from Wiktionary, Creative Commons Attribution/Share-Alike License.

  • noun philosophy The theory that material objects are persistent three-dimensional individuals wholly present at every moment of their existence.


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  • The issue here is not the truth of endurantism and perdurantism as accounts of the persistence of objects and events.

    Auditory Perception

  • David Lewis (1986a, 1988) built on this point of Geach's to mount an attack on endurantism, the theory that objects persist by being wholly located at different times, and that there can be strict identity between an object existing at one time and one existing at another time.

    Intrinsic vs. Extrinsic Properties

  • (See section 7 from an argument from physics against presentism and thus, perhaps, against endurantism.)

    Temporal Parts

  • Mellor (1981; 1998) and Johnston (1987) combine eternalism and endurantism.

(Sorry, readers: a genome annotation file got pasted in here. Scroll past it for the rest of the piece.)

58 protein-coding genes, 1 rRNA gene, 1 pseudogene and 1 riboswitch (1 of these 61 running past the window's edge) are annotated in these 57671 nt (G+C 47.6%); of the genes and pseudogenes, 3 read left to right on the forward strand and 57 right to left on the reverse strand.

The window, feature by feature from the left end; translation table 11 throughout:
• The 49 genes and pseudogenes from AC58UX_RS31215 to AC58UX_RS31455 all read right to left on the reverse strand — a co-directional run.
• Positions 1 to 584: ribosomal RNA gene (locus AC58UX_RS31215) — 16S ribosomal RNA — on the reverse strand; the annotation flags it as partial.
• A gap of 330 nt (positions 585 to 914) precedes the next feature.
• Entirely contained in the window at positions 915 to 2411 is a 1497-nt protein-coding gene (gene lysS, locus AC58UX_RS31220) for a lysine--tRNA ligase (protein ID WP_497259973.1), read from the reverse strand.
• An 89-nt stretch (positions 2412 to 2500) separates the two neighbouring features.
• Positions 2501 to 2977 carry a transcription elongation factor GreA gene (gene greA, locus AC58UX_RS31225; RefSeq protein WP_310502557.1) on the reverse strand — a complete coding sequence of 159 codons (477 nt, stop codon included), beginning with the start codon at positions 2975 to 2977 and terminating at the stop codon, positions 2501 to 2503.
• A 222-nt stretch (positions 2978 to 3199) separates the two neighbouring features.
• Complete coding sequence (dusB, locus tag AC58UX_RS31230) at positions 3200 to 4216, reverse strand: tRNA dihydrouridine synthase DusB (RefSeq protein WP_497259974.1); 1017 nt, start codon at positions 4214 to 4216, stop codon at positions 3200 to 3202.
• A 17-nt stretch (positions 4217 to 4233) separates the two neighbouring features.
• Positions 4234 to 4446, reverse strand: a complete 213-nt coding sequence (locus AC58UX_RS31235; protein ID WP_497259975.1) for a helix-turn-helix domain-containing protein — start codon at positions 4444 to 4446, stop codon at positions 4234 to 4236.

Temporal Parts

  • Merricks (1995) and Hinchliff (1996) argue that eternalism rules out endurantism, because of the problem of change; see the suggested reading at the end of section 3 for endurance-friendly eternalist accounts of change.

    Temporal Parts

  • Or are eternalists free to choose between endurantism and perdurantism?

    Temporal Parts

  • A third argument from STR to perdurantism does not rely on the claim that STR is out-and-out incompatible with endurantism.

    Temporal Parts

  • One big problem with Ross’s proposal is that (deliberately or not) he is presupposing 3Dism/endurantism.

    Species Membership, Mental Properties, and Parties of Death


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